So we need to all work together to be able to do that. And as we're doing it with young people – and young people have the power of being incredible visionaries. Like, there is no movement in recent history that has not started as a youth movement, because young people are like, “No. This makes no sense. We refuse to accept it.”
Dom: Yeah. [applause]
Lil Lilagro: And so to, like, think about like - how do we pull that in, and not only pull it in, but give young people institutional and infrastructural power to transform their lives. That we as adults can take a back seat and say, “Yes, you can lead us. And you can guide us through whatever it is that is happening.” Like even just when we think about Fridays for the Future and social media and tech. So it's all about saying like, “What is their - what is that curiosity?” Because the longer as an adult that I live in this world, the more I become, and normalize the socialization that tells me that the system is okay. And young people refuse to accept that as a narrative. And then they come up with such brilliant creative ideas. And we have two youth leadership councils right now that are coming up with like, these amazing ideas for how they want to transform their schools that we would, as adults, never have thought of. Even though I'm like, “I play a lot of video games, I can imagine some stuff.” They just like, blow it out of the water in terms of what they're imagining. And I think that, that's what we need in this moment is to like, lean in to that visionary creativity that young people bring so strongly.
Nyge: I love that. Thank you so much for sitting down with us. [Applause] Yes that’s right! Round of applause for Lil Milagro.
Nyge: shaylyn martos is an associate producer in the YR Media newsroom and a journalist who works to provide better representation for LGBTQ+ and Indigenous people in media. They presented their story featured on Inherited about learning the native language of Guam and the Northern Mariana Islands in a piece called “Our Language Is Our Mother's Gift.”
Linda Calvo: You know that song in America, they say, how are you? In the Philippines kumusta kayo. But when you are in Guam, you simply say håfa adai, håfa adai. You know that song. Have you heard it?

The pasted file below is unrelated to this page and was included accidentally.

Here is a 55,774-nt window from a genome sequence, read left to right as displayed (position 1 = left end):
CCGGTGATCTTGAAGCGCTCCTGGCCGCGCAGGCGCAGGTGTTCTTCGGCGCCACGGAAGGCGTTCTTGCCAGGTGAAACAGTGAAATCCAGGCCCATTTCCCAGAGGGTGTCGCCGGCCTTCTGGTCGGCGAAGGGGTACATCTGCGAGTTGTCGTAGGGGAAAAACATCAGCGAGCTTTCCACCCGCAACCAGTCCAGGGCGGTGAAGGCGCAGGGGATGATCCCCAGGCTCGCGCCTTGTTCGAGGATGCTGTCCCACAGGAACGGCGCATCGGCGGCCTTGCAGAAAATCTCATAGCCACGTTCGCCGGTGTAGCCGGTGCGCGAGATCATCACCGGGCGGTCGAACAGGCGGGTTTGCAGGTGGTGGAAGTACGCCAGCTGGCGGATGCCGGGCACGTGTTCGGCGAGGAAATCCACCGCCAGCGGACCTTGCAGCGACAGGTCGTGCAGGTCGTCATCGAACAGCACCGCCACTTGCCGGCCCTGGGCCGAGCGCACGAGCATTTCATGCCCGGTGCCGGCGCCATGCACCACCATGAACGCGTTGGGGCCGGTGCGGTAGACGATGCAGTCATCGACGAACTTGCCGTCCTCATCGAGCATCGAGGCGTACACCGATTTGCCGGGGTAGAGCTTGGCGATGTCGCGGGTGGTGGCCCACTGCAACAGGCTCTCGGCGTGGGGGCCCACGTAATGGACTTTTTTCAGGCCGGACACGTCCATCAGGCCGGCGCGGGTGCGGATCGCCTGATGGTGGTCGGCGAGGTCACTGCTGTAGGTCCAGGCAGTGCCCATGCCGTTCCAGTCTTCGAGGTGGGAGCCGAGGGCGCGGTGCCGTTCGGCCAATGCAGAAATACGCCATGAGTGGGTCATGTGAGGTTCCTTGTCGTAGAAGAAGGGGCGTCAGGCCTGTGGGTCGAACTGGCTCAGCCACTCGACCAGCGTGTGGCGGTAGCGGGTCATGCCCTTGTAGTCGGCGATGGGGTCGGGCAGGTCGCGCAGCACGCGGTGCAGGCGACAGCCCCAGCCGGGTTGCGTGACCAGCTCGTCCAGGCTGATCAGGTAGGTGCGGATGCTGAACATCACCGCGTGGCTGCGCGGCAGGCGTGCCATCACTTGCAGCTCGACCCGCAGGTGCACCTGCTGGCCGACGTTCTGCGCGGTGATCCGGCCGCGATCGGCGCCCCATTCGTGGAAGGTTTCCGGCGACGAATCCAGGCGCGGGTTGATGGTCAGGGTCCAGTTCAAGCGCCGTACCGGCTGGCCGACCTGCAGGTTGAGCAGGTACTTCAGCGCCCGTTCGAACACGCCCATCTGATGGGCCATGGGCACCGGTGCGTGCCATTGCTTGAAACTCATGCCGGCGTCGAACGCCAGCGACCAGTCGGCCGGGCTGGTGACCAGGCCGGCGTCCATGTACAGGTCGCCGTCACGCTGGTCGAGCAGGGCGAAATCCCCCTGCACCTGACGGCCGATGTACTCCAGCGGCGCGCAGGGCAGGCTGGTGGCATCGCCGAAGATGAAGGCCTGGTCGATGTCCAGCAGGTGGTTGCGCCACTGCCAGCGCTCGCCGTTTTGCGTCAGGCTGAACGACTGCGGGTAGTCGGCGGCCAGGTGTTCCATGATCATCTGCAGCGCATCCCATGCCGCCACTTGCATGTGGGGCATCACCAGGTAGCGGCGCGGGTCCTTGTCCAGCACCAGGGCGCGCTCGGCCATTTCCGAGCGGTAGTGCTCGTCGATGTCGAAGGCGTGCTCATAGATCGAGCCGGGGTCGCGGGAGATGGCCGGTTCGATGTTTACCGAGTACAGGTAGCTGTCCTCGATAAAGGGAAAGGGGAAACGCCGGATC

Well, actually, I had always wanted to learn our language, but as a young person, we weren't allowed to speak our language. It was against the law. There were signs, “English Only.” And I tried to speak Chamoru, but it was not allowed in school… And I did not speak it at home. My parents spoke to each other in Chamoru, but they spoke to us in English.
Signora Dorothy Castro Pocaigue: [Chamoru introduction] I na’ån hu si Dorothy Castro Pocaigue. Dededo, taotao Dededo, Guahan.
My culture has always been very important to me. The rites, the rituals and the, and you know, the celebrations and all of that - the family. Though, those concepts are ingrained in me again, it's just that I can't express them in language. So I'm learning. The desire to speak Chamorro is very strong in me now, because I want to be able to pass it on to my grandson.
Taryn Aguon: In the beginning, there was almost like a sense of embarrassment, and shame, and guilt about signing up for a class of a language that should have been so natural to me. And, and it was in the beginning of my life, the first half of my life. And then it wasn't. And there were moments in, in my adult life living out here that it started to feel like I had lost a sense of identity.
Shaylyn: Buenas yan håfa adai todus hamyo! I na’ån hu si Shaylyn Martos, mafañågo yu’ giya San Francisco. I familia ku manginen i Guahan giya Islas Mariana. Guaha uno na sinångan-hu para hamyo put i taotao Chamoru yan i lengguahen-måmi.
Hello all. It is a privilege to be here sharing the voices of three Chamoru women — and their language learning journeys.
The first of these three generations: Saina Ma’åse’ to Ms. Linda Calvo, the eldest of the three like I said, who remembers drinking from pure springs and the smell of fiesta foods during Independence Day celebrations.
Saina Ma’åse’ to Signora Dorothy Castro Pocaigue, a lifelong educator and history buff and new grandma - who we actually found out is my auntie on my mother’s side.